It turns out that we have Dolly’s signature red acrylic nails to thank for one of our favorite songs.

By Meghan Overdeep
October 14, 2020
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Credit: Shirlaine Forrest/Getty Images

Leave it to Dolly Parton to find a way to use her manicure as a musical instrument.

During a recent interview on The Graham Norton Show, the country star revealed her creative use for her acrylic nails while writing "9 to 5" on the set of the 1980 film by the same name.

Parton demonstrated how, between scenes, she would clack her fake nails together to create a beat. She used the rhythm to help her write what would go on to become one of her most iconic songs.

“It makes like, a percussive sound,” the Grammy-winner explained. “Can you hear that?”

“It sounds like a typewriter too,” Parton noted, while strumming her nails together like she would on a washboard.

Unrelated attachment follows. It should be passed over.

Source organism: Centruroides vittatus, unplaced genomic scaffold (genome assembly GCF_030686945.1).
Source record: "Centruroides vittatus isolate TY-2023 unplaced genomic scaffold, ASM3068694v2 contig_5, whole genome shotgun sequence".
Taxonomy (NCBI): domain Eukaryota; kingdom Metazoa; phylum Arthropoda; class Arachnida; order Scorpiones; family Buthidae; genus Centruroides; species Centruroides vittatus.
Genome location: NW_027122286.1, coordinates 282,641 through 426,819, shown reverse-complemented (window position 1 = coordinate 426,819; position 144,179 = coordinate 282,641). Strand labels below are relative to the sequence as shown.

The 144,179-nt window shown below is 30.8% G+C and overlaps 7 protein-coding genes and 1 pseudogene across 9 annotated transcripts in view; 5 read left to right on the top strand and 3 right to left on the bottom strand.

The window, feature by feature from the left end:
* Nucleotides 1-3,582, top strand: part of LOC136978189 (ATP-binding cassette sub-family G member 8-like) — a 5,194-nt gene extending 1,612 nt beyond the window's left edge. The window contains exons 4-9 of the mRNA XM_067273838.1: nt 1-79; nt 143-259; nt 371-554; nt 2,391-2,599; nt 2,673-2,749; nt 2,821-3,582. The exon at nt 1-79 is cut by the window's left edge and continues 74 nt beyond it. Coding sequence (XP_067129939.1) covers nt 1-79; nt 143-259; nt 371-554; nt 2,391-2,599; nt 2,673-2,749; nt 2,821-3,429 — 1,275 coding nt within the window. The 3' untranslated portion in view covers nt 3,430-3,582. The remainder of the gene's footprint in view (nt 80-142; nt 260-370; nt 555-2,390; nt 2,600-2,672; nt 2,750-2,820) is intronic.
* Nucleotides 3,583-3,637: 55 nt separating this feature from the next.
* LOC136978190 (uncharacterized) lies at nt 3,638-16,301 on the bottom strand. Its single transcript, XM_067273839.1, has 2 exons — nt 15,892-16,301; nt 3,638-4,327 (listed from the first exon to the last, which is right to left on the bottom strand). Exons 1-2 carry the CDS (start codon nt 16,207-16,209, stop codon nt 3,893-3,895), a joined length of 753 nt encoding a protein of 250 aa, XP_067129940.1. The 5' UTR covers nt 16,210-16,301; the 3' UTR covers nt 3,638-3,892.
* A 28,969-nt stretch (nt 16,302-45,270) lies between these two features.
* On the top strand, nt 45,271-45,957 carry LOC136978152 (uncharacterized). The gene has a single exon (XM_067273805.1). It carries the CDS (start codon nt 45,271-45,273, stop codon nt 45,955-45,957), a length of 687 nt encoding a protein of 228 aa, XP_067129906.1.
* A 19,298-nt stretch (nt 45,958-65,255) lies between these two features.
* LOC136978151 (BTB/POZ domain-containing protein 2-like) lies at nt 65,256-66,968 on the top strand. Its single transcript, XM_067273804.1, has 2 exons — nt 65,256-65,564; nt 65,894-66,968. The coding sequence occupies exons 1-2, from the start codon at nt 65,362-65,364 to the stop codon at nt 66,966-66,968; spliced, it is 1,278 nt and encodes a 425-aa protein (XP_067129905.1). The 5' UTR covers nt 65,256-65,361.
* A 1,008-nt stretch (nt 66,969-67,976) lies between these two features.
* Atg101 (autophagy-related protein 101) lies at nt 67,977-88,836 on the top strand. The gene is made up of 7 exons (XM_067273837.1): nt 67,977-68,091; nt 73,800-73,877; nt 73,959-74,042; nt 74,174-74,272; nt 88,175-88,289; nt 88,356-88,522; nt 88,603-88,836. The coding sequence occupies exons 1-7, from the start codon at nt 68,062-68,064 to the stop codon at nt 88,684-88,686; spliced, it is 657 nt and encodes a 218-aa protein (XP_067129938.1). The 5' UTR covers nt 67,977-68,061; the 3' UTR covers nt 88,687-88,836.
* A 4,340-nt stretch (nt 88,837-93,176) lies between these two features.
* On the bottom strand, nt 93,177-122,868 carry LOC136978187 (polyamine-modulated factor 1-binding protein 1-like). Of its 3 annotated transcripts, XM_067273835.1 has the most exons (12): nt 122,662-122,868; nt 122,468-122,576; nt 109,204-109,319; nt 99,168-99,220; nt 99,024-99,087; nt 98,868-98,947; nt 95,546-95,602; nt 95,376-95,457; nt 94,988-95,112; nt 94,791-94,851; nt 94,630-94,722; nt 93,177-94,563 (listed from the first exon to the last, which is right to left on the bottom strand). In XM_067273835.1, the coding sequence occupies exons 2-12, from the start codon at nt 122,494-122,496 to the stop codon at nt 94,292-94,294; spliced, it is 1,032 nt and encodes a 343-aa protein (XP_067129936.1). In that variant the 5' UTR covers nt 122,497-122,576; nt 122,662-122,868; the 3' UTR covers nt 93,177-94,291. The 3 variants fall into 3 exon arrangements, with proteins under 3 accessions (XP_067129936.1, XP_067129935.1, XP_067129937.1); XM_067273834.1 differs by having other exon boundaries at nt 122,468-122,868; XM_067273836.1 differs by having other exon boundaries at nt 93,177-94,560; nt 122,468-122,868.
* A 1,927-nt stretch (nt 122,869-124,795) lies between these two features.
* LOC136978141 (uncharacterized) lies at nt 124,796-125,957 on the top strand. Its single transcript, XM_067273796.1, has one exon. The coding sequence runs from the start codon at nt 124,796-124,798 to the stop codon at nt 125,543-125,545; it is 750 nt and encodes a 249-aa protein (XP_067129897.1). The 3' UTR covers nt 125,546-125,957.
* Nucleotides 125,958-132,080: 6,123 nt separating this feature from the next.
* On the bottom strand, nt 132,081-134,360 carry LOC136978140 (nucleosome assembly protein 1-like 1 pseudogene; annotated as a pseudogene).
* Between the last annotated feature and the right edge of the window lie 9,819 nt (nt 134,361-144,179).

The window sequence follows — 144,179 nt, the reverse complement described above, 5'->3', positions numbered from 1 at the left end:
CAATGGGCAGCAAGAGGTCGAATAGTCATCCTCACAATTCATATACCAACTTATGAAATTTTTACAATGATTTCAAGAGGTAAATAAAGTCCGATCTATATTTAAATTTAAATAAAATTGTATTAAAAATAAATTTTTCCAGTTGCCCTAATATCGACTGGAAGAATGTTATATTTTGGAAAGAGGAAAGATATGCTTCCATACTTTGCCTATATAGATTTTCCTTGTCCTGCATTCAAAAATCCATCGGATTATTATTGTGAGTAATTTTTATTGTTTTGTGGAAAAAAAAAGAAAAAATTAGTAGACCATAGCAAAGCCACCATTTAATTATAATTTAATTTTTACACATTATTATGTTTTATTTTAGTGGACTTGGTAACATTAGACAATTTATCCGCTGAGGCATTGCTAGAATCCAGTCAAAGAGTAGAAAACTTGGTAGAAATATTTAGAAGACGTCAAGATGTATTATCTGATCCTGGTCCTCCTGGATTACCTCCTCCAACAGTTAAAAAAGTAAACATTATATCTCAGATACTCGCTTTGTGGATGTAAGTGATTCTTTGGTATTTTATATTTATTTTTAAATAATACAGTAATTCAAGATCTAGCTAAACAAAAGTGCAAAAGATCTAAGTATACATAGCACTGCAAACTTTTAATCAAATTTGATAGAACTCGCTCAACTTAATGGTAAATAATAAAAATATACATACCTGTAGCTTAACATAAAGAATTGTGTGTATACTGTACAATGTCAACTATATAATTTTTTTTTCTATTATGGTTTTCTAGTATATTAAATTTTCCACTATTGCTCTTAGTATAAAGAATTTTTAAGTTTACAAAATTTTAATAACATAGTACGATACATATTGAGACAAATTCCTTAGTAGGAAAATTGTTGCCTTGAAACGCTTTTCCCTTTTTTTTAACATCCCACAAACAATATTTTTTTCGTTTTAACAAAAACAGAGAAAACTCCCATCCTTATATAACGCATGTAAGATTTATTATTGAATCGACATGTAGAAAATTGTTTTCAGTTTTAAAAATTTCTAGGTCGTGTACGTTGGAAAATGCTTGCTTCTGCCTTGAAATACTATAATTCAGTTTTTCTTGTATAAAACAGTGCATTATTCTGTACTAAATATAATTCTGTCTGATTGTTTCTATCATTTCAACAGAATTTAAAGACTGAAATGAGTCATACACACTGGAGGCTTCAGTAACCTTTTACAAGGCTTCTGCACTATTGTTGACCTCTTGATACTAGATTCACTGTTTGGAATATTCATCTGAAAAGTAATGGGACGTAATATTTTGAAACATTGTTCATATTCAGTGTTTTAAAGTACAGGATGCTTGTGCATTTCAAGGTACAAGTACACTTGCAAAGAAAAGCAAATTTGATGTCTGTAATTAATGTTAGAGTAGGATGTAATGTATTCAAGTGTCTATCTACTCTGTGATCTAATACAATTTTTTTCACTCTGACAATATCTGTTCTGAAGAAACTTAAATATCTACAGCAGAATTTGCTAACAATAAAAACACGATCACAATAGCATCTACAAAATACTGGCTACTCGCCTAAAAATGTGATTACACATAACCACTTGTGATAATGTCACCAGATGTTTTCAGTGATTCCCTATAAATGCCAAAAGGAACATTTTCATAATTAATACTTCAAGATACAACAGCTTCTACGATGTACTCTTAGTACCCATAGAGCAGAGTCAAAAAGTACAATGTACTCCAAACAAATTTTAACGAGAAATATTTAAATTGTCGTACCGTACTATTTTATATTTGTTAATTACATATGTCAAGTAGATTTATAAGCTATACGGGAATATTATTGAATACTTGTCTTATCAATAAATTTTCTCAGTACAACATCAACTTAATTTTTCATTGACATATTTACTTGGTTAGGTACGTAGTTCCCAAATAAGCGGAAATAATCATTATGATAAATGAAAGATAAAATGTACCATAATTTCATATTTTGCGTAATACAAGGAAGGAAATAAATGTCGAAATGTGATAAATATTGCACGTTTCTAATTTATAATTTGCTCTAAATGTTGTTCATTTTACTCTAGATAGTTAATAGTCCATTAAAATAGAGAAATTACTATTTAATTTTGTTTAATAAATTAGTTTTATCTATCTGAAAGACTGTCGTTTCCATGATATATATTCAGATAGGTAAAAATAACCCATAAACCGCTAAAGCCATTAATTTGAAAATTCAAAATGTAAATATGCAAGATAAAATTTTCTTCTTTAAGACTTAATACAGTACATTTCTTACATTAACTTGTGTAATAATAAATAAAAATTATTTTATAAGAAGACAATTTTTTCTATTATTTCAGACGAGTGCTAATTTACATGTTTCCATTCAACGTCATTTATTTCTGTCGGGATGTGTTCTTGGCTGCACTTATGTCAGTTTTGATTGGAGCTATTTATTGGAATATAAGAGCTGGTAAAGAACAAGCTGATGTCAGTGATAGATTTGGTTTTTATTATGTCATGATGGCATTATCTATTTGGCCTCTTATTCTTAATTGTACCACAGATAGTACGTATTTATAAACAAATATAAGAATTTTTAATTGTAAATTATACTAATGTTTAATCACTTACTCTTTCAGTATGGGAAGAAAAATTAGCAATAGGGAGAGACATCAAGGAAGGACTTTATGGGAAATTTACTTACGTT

Her red talons were so essential to the track that they even got a musical credit.

“I have a credit on the back of the album that says, ‘nails by Dolly,’” she divulged with a laugh.

WATCH: A New Book Celebrating Dolly Parton's Music and Lyrics Is Coming Out This Fall

Parton went on to explain how she manages to play the guitar so well while sporting lengthy acrylic nails.  

“When I'm serious about my songwriting I take these off and file 'em down," she said.  “But I've learned to work with them.”

Plus, she added, they “work great as picks, I've never had a problem with [the right hand] — [the left fingers] are the ones where I have a problem.”

Dolly, you’ve nailed it yet again.